Empire is a show that’s soapy, dramatic, and fun. Of course, with a show like this, the costuming is going to come into play. Thankfully, the show takes a pages from Dynasty and Mad Men, especially if go by Tom and Lorenzo’s expert analysis of those characters’ closets.
The Empire characters say a lot about themselves through their clothes, so let’s see just what they’re telling us.
Lucious is very much a cross between a ’70s pimp or drug dealer like Youngblood Priest in Super Fly, vintage Berry Gordy, and “New Money” businessman like P. Diddy. His main goal is to show you that he’s got money. Cookie’s often the one that’s dressed to feel like she’s out of time a little, but Lucious is also straddling the line in his own way as well, what with those extravagantly patterned scarves and even that blowout he had in the pilot. But because he mixes up the ’70s looks with current day business suits, he manages to play to his past as a gangster and his present as a 21st century man on the come-up.
The outlier in this gallery is that photo of him wearing a plain maroon shirt and khaki jacket. Since he’s at home, it’s clear that home is probably one of the few places he feels as much like himself than he’ll allow himself to be. I say “allow” because he doesn’t actually allow himself to be “normal” a lot. He’s always running from his past at every turn, even when he’s not at the office.
Did Cookie miss the style evolution that happened between the 20th and 21st centuries? Of course. Her getup when she got out of prison confirms that, since people only wear dookie earrings ironically now. But Cookie will always have a bit of “1994 roughneck” in her system, as well extreme drama, which comes out in the garish animal prints, amazing hats (especially that beautiful and extravagant hat she wore to the funeral), capes and furs. She updates her look a little bit, but she’ll always keep a bit of her original ’90s style.
Andre is a pill, and his pill-like quality is shown in the amount of suits he has. Of course, if Andre wasn’t Andre, one might think that he’s just a guy who always has a suit on, but the fact that Andre always does have a suit shows that he feels most comfortable when he’s hiding who he really is. His suit is his armor, and he can hide his kinks, betrayals, and bipolar disorder from the world. All he wants us to see is that he’s a businessman and the son that’s the perfect choice to take over the surface. At least on the surface.
Save for the funeral look, which is the most he’s looked like a person with an opinion, Jamal stays in neutrals, mainly grays. It’s clear his gray and blue t-shirts are meant to show us that he’s the brother whose comfort zone is the background. Until Episode 3, he never showed any initiative to go after Lucious and the company because he lacked the confidence, thanks to Lucious being a horrible father and all but disowning him because he’s gay. All of the brothers are expressing their lack of self-worth in their clothes, but the other two are being peacocks about it, fronting to the world to hide their insecurities. Jamal, on the other hand, is just wearing his insecurities as t-shirts. Take a look at this picture just to see the dynamic between the brothers:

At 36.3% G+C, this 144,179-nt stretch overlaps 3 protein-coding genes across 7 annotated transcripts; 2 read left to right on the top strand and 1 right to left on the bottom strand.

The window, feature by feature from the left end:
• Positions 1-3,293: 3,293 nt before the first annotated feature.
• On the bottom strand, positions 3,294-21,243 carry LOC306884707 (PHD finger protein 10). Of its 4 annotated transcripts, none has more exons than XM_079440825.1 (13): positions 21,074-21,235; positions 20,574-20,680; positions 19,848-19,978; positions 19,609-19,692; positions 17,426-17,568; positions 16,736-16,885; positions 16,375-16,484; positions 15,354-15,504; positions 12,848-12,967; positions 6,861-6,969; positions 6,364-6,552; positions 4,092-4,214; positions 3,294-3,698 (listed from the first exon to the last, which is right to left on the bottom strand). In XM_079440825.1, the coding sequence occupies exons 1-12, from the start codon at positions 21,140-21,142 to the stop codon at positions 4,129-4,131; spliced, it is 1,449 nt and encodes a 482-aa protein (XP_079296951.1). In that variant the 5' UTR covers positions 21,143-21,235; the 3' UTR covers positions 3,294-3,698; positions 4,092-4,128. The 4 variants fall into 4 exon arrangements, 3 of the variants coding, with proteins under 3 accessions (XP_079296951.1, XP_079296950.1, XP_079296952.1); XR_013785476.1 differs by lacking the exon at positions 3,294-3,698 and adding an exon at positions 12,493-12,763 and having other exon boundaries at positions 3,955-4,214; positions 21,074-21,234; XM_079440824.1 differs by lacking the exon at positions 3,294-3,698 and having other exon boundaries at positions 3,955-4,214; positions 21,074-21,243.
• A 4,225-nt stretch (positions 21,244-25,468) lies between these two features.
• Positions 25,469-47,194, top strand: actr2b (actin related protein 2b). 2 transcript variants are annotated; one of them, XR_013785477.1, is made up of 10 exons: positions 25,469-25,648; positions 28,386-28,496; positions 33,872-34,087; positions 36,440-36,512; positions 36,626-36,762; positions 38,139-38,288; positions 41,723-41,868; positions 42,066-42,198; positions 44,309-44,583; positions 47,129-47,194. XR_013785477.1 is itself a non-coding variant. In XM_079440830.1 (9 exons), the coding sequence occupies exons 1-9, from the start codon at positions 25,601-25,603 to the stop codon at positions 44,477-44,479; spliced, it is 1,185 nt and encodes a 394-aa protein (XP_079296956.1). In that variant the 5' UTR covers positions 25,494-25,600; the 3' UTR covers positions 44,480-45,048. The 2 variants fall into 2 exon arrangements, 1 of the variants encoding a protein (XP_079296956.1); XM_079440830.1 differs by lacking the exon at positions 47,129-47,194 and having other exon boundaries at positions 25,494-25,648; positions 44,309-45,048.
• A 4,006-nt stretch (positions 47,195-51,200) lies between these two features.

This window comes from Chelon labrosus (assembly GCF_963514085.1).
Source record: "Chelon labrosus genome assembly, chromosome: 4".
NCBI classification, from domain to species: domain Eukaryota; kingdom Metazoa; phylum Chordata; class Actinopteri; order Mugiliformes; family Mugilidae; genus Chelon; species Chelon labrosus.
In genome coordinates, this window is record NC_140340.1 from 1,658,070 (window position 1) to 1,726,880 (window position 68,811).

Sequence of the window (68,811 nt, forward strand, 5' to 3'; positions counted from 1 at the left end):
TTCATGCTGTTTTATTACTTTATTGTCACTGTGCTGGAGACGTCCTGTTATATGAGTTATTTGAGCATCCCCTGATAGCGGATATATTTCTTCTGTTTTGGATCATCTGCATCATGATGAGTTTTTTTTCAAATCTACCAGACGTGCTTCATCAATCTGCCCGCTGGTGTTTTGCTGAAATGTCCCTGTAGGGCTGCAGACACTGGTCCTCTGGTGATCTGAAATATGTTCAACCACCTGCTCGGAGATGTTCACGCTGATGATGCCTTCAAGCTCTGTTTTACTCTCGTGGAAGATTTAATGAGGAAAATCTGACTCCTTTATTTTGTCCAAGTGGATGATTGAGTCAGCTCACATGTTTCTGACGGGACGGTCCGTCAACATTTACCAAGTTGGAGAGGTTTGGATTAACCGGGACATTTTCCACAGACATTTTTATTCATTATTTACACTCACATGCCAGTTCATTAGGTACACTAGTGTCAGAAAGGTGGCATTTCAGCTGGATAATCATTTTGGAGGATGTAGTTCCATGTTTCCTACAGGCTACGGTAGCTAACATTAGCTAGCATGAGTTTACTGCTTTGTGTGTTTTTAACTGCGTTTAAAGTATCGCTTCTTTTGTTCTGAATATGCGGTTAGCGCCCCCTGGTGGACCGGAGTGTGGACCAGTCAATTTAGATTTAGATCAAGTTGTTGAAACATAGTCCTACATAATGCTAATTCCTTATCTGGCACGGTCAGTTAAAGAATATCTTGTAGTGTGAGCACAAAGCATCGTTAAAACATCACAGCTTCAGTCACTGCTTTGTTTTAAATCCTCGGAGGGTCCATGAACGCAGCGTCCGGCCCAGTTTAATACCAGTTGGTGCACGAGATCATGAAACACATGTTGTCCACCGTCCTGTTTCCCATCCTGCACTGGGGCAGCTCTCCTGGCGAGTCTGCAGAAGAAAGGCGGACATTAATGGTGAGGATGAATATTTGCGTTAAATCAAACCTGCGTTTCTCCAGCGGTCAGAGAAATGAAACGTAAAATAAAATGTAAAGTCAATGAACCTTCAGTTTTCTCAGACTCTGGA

Of course, you could also argue that Jamal is being the most brave by embracing his insecurities . If anything, a gradual change in clothes will show that he’s using his bravery to be himself to develop the confidence he sorely needs.
As we’ve seen from Episode 3, Hakeem is just as troubled as his brothers and father. He does not have it all together. But, because he’s a young rapper and also benefits from his father’s favoritism and is the youngest son (i.e. more spoiled than the other kids) Hakeem expresses himself through what’s popular with a lot of young rappers: the “I Get Chedda All Day” look—gold chains, eye-catching, urban patterns and graphics, leather accessories and details, and tons of graphic shades. Even in his funeral wear, Hakeem still has to have an eye-catching gold zipper detail to show everyone he’s ballin’ like that.
This look shows how immature he really is and how he’s not besting the game—the game is besting him (especially the part of the game called Camilla).
Anika is a funny bunny. Anika, now better known as “Boo Boo Kitty,” fits her self-described “debutante” roll. I’m sure all debutantes aren’t shallow and money-grubbing, but Anika fits the stereotype of a debutante great. She’s all image. Thankfully, she’s got some smarts behind the image, but image is always very important to her. If she’s polished, then she feels at ease. Her focus on image also reflects on how she’s willing to turn a blind eye to Lucious’ treatment of Jamal. Anything that’s off the Empire brand is a no-go for Anika, even if she’s being morally irresponsible. Anika’s penchant for solid colors, sleek silhouettes and perfect makeup scream “poise” and “posture”
The only real question mark is the denim ensemble she’s wearing in the pilot. Of course, pilot costuming isn’t always indicative of the season’s costuming, but even still, Anika is in one color scheme and focuses more on the complete image rather than individual pieces.
More fashion/character analyses are coming up shortly. What do you think so far? Give your opinions in the comments section below!